Our family has been going through a growth spurt this last month with the addition of a son. He’s seven years old, and precious. His adoption will be finalized this fall, and we look forward to having him sealed to our family. This will make four adoptions and four sealings this fall if all goes well– three girls and a boy, to add to our existing three boys and a girl. Eight! And Carolyn. Nine.

This time has been nearly five years in the making. So many beautiful blessings.

We took this picture for Father’s day:IMG_469016526402605

Each spirit has a story. Each child is unique. Their paths to our family are all different, but each twist and turn is known to the Lord. How great a blessing! He has remembered his promises to us. My cup truly runneth o’er.

Time to get going on a new altar cloth.

Grandma Celinda’s Legacy of Lacemakers

Celinda Jane Twitchell Olson

Celinda Jane Twitchell Olson, lacemaker

I just wanted to put a note up about all the beautiful sisters who are contacting me with the desire to make altar lace.  It’s such a beautiful thing.  I love the letters!

I got an email from a sister two weeks ago who has a desire to make altar lace for her temple and came across this blog.  It turns out she and I share the same lace making gggrandma, Celinda Olson.  That makes her a cousin! 

In total, four of my grandma Celinda’s descendants are currently making lace for altars, including me.  It is such joy to find each other.  Lace ties us together.

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Grandma Olson’s lace

Lillie and Lily: Another Generation

A trip through history: Lily Adeline with great-grandma Lillie's original lace bonnet and gloves.

A trip through history: Lily Adeline with great-grandma Lillie’s original lace bonnet and gloves.

When a child joins our family by adoption, we have a tradition of holding “Name Changing Day”, and each child receives a name– a gift tied to our family history.  It is a milestone day that we look forward to with each child.  Our philosophy is even if we don’t share biology, we can share history, and that history helps tie our precious children to us.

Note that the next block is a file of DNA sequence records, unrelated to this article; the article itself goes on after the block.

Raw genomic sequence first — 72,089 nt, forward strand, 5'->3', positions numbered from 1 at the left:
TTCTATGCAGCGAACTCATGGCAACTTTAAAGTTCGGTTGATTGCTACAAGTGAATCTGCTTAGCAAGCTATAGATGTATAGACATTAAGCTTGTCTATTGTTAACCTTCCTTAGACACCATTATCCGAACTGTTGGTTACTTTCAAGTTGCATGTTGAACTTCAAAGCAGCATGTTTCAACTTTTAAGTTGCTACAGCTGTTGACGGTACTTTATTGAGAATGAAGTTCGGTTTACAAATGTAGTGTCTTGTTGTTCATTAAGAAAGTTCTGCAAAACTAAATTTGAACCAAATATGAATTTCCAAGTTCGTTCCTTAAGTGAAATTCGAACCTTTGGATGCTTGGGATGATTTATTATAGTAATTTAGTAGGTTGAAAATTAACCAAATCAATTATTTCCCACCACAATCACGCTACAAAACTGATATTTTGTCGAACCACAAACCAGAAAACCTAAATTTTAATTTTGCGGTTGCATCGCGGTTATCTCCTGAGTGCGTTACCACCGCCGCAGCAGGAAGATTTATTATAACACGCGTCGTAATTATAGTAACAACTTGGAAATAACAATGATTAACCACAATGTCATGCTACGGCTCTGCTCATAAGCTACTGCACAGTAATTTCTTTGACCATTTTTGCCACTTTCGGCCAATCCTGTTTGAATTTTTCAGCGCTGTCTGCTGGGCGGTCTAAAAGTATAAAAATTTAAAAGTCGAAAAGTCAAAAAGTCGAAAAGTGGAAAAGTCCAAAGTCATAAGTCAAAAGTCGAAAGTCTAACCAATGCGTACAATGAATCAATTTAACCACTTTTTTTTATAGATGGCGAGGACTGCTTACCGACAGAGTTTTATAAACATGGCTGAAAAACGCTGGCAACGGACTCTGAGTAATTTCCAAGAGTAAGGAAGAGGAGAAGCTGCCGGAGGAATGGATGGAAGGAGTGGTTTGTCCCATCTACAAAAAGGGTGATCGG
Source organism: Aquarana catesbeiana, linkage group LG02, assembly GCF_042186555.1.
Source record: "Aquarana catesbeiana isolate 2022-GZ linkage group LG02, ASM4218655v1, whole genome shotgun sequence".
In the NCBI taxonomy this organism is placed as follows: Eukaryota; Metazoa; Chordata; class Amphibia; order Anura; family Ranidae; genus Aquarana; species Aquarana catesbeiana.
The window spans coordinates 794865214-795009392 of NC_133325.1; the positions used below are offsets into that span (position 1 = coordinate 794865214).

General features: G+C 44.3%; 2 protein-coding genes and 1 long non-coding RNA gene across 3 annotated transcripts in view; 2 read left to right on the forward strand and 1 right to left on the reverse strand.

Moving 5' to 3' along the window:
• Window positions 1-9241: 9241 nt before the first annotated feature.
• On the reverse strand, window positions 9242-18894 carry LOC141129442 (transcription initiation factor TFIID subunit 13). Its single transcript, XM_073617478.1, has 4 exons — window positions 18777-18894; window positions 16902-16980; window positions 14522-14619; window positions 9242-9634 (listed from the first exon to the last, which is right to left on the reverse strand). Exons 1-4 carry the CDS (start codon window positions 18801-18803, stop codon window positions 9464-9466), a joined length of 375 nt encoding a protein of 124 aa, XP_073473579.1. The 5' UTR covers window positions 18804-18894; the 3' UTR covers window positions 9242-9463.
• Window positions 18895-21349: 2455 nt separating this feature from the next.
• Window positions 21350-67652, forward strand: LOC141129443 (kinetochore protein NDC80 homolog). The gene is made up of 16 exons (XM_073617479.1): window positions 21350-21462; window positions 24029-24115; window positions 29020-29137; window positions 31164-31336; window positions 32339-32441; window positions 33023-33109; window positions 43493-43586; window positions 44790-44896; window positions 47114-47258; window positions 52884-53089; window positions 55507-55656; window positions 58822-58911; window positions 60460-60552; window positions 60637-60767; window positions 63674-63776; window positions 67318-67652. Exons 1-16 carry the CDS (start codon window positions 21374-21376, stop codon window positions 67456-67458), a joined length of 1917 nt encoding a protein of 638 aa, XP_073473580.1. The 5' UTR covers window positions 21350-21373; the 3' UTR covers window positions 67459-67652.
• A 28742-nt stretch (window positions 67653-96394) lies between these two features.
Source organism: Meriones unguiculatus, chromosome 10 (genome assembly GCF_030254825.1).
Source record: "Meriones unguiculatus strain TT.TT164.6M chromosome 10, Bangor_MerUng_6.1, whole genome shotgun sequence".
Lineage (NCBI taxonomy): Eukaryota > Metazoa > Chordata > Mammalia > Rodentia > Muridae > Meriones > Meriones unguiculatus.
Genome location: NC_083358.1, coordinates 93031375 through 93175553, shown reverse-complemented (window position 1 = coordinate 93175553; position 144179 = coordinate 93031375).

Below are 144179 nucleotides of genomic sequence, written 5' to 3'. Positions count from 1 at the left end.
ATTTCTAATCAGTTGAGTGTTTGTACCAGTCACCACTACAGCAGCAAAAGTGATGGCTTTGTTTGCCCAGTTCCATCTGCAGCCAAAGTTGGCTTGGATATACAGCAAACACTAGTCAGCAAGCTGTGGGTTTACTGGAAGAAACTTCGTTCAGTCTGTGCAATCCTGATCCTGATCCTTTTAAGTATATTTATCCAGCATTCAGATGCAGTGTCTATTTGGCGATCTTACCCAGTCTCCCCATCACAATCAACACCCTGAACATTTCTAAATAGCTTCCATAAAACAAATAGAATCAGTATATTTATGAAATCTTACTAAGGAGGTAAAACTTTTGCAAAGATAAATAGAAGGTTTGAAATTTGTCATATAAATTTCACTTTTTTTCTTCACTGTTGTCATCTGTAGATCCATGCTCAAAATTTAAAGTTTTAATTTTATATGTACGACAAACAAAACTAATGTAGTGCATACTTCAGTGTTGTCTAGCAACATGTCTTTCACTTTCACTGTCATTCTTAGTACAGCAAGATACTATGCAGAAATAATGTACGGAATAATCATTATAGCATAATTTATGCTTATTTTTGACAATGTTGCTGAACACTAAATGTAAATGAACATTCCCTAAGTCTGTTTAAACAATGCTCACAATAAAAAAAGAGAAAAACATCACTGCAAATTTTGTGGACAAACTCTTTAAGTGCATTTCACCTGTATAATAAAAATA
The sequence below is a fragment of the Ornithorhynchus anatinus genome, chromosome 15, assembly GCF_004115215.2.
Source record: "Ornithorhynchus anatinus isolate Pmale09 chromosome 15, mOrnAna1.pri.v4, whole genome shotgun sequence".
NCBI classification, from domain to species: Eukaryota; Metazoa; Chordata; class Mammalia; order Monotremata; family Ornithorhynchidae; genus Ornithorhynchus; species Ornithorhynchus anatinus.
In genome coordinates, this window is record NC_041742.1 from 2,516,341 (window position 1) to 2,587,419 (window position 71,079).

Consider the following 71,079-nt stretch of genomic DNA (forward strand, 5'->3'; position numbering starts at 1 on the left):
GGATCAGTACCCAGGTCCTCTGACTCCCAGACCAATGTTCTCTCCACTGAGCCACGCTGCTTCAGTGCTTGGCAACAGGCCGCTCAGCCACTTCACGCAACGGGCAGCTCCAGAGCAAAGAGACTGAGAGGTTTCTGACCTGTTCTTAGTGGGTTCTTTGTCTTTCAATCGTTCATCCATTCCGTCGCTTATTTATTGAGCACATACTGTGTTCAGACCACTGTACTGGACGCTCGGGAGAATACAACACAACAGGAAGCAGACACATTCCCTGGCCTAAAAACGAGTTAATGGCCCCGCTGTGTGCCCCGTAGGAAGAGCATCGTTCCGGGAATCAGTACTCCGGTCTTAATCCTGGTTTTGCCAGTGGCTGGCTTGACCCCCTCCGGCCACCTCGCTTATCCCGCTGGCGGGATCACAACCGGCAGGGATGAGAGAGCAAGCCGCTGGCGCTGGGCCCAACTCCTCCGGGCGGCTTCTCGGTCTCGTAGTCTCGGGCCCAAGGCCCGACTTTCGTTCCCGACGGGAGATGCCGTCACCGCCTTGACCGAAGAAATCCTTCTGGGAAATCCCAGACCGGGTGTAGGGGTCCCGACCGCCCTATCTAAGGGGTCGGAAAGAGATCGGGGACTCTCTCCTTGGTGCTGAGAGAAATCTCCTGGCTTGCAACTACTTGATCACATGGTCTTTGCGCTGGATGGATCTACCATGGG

Each child that has come to our family has a name that is meaningful to our family in some way or another.  My daughter Lily is named Lily Adeline, after my husband’s Great-grandma Lillie and my Great-grandma Ada, both wonderful role models, and women we look up to.

A few years ago we visited Grandma Rockwood’s house in Colorado, and learned more about our grandma Lillie.  While we were there, we saw the original lace bonnet made by Grandma Lillie.  We have a replica of it in our house, but Lily had never seen the original.

Mary taught me grandma Lillie’s roll stitch.  Lily and I sat together as Mary made each beautiful roll.  I was able to learn it, while Lily watched.  When she is ready, I will teach it to her.

Learning Grandma Lillie's Roll Stitch

Learning Grandma Lillie’s Roll Stitch

Lily wrote up her thoughts on her namesake and history here.

Grandma Lillie’s Heirloom Lace Bonnet

Reproduction of the bonnet Lillie Lang Robison made for her daughter, Birdie Isabella Robison Swasy, by her granddaughter, Mary Swasey Rockwood